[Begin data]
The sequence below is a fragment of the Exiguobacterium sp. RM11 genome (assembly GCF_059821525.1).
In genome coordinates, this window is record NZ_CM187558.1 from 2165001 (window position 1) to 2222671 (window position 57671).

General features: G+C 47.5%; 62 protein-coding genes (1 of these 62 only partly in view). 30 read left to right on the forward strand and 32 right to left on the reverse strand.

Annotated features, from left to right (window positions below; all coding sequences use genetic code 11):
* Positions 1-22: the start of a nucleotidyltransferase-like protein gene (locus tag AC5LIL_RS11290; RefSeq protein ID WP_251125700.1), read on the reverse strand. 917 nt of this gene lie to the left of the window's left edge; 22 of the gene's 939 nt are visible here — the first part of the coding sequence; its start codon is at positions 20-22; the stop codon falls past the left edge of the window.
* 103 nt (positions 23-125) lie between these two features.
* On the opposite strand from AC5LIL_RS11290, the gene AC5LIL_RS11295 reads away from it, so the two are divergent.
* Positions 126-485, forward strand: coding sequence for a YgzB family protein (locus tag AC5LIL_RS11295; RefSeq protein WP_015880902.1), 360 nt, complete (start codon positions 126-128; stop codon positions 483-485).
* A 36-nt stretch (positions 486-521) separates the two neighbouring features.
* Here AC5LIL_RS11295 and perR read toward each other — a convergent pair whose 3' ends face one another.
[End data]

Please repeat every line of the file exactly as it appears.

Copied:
The sequence below is a fragment of the Exiguobacterium sp. RM11 genome (assembly GCF_059821525.1).
In genome coordinates, this window is record NZ_CM187558.1 from 2165001 (window position 1) to 2222671 (window position 57671).

General features: G+C 47.5%; 62 protein-coding genes (1 of these 62 only partly in view). 30 read left to right on the forward strand and 32 right to left on the reverse strand.

Annotated features, from left to right (window positions below; all coding sequences use genetic code 11):
* Positions 1-22: the start of a nucleotidyltransferase-like protein gene (locus tag AC5LIL_RS11290; RefSeq protein ID WP_251125700.1), read on the reverse strand. 917 nt of this gene lie to the left of the window's left edge; 22 of the gene's 939 nt are visible here — the first part of the coding sequence; its start codon is at positions 20-22; the stop codon falls past the left edge of the window.
* 103 nt (positions 23-125) lie between these two features.
* On the opposite strand from AC5LIL_RS11290, the gene AC5LIL_RS11295 reads away from it, so the two are divergent.
* Positions 126-485, forward strand: coding sequence for a YgzB family protein (locus tag AC5LIL_RS11295; RefSeq protein WP_015880902.1), 360 nt, complete (start codon positions 126-128; stop codon positions 483-485).
* A 36-nt stretch (positions 486-521) separates the two neighbouring features.
* Here AC5LIL_RS11295 and perR read toward each other — a convergent pair whose 3' ends face one another.